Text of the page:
GLORIOUS FORTIES: Sonia Bronstein Shah, founder and designer of London-based label Les Glorieuses, launched her brand to fill the gaps she saw in her own wardrobe.
The result is a curated collection of classic pieces, from the perfect little black dress, to one-shoulder blouses and denim, which she sells through intimate, one-to-one appointments.
“I decided to create the pieces I wanted to wear and if and when someone wanted to buy it, I would also make it for them,” said Bronstein Shah, who likes to classify her label as demi-couture and incorporates aspects of the couture experience in the way she approaches her customer.
“The clothes are elegantly simple but customers can choose from an array of different fabrics that we have available and the experience is very personal. I’m not interested in volume.”
Versatility is another focus for the brand, as Bronstein Shah aims to create season-less pieces that can be worn on different occasions when dressed up or down.
In order to dress up everyday pieces, the label also offers an accessories line, named “Les Precieuses,” which includes minimal chain necklaces and bracelets, as well as pearl-embellished rings and earrings.
Even though the brand focuses on basic pieces and embraces a minimalist, clean aesthetic, Bronstein Shah also incorporates a strong sense of femininity inspired by the Thirties and Forties, which are translated in the form of frilled necklines, bow details and fur-trimmed knitwear.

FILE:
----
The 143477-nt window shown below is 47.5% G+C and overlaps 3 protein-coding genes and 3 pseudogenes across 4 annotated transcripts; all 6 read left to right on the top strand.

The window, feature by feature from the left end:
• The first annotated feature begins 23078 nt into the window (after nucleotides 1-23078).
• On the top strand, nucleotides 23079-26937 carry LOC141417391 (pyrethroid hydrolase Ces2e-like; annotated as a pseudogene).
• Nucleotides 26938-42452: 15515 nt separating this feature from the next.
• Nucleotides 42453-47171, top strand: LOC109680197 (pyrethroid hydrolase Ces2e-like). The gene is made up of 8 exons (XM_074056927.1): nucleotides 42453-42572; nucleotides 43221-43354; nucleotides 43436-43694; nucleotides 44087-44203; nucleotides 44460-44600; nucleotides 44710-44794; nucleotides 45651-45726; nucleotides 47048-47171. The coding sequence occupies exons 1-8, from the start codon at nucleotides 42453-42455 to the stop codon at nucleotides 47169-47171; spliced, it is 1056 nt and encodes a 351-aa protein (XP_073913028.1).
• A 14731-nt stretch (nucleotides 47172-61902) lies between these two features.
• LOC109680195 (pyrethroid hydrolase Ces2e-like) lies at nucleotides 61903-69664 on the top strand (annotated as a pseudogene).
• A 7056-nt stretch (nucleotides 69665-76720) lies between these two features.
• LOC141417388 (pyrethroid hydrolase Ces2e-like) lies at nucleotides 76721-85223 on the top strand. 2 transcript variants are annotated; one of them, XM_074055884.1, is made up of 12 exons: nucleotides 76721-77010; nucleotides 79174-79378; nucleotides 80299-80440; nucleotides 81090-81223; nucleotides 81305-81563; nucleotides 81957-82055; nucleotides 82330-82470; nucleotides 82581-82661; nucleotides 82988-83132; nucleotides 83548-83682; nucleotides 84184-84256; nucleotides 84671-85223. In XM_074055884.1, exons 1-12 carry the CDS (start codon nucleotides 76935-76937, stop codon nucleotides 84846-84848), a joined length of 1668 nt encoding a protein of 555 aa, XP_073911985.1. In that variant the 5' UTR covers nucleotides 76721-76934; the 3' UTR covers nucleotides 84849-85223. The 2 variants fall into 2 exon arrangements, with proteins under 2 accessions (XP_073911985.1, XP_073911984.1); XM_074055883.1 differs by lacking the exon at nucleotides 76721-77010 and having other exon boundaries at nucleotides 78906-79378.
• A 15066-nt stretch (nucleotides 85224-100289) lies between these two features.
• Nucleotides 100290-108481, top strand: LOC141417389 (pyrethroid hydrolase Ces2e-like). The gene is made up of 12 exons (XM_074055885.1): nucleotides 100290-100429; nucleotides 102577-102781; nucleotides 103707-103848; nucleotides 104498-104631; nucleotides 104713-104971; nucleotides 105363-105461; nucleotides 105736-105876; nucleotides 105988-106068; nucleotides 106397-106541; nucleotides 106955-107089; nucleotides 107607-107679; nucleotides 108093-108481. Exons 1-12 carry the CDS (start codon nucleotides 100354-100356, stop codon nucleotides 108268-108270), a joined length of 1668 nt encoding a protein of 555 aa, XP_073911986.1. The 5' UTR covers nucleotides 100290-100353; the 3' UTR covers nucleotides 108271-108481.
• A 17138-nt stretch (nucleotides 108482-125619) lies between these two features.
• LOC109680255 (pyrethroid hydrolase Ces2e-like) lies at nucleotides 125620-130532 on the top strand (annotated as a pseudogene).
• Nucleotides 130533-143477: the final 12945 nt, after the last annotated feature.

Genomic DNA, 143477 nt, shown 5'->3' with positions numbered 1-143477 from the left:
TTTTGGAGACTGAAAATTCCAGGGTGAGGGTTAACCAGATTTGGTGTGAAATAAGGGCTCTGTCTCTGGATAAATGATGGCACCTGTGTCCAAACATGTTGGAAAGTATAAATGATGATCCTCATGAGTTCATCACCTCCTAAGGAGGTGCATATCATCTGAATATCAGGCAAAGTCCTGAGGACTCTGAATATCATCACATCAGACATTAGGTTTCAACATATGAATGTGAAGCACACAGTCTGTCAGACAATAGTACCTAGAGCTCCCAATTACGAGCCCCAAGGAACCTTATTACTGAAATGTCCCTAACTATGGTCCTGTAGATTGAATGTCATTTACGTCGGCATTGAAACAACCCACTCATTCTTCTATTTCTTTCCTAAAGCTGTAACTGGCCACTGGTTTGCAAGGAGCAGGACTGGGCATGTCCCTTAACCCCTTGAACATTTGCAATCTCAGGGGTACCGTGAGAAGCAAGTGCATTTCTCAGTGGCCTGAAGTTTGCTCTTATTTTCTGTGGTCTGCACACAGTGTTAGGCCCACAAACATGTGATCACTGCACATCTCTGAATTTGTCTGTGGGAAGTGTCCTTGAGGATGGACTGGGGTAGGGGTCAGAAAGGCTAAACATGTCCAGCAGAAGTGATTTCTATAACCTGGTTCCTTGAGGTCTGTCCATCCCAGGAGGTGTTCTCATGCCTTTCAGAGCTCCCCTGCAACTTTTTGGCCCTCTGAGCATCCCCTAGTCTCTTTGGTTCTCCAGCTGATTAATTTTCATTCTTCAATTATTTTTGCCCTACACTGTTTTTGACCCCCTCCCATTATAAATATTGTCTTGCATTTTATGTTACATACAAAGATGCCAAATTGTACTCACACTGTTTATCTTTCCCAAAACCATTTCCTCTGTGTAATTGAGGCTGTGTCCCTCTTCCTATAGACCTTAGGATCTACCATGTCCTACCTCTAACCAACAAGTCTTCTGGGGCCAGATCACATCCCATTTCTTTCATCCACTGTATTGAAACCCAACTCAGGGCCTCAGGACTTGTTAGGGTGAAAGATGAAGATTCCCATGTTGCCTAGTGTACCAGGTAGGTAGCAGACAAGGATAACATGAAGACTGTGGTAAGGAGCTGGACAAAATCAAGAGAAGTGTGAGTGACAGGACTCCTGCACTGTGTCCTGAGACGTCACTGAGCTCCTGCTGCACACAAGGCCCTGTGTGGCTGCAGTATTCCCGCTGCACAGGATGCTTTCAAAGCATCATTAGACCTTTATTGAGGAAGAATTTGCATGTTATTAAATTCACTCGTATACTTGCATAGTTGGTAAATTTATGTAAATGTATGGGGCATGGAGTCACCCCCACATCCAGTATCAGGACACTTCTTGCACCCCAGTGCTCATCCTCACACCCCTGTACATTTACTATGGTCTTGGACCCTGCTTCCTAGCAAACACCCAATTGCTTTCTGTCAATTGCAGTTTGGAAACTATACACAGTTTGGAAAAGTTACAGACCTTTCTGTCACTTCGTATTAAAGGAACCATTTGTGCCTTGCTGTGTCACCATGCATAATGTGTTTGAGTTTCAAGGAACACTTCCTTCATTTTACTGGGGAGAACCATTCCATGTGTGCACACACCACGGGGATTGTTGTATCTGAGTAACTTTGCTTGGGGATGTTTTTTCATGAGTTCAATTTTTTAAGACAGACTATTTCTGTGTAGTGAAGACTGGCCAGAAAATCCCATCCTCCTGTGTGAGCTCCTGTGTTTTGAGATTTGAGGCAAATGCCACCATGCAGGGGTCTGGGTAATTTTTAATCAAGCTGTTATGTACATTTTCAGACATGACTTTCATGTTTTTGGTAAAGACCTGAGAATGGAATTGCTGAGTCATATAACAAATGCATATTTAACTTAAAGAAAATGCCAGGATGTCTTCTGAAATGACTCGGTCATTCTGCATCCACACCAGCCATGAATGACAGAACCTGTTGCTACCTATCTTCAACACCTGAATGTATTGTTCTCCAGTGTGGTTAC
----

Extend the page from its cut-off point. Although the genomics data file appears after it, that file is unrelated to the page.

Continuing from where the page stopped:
“That was the best era in fashion, men and women had an elegance that has never come back since. Women became more free, with the introduction of the trousers, silhouettes became a little more loose while maintaining their elegance. It was a blossoming period in terms of design, decoration and music,” said the designer.
The fabrics for the collection, which include cotton, wool-crepe or silk, are sourced in France and Bronstein Shah ensures that they have a certain density in order to be suitable throughout the year.
The collection is entirely manufactured in London, with prices ranging from 215 pounds or $273 for a T-shirt to 760 pounds or $964 for a cape dress.
Bronstein Shah, who studied design at Paris’ ESMOD fashion and design school, spent the beginning of her career working in public relations and as a jewelry editor, for Tank magazine’s online platform Because London. She said that her background greatly informed the way she decided to structure her business.
“When you’ve worked in the industry, you are a little bit more careful of the market, you know its restrictions and the politics around it,” added the designer, who prefers to sell directly to the consumer and maintain a freedom in the way she designs, that’s far removed from the fast-paced world of instant gratification.
“Women no longer have time to shop, they are busy, so we offer them a shopping experience at their own time. That’s how I want to work, maintaining the same sense of freedom without having delivery deadlines. Retail can be dangerous for a small business and also the internet can help open your brand to the world, but if the demand becomes too high, you might not be able to deal with that.”
Bronstein Shah has, however, embraced the world of social media. Instagram in particular, which she describes as a “great visual companion,” has helped her garner an audience in the U.S. and she often receives orders through the platform.
To tap into the brand’s growing U.S. audience, Bronstein Shah has launched a pop-up shop in West Hollywood alongside footwear brand Newbark and plans to host a presentation for customers on Dec. 21 at New York’s Gramercy Park Hotel.
Bronstein Shah also plans to start working with leather in the near future, which could also include accessories such as gloves or handbags, as well as introduce new styles as part of “Les Precieuses” jewelry collection.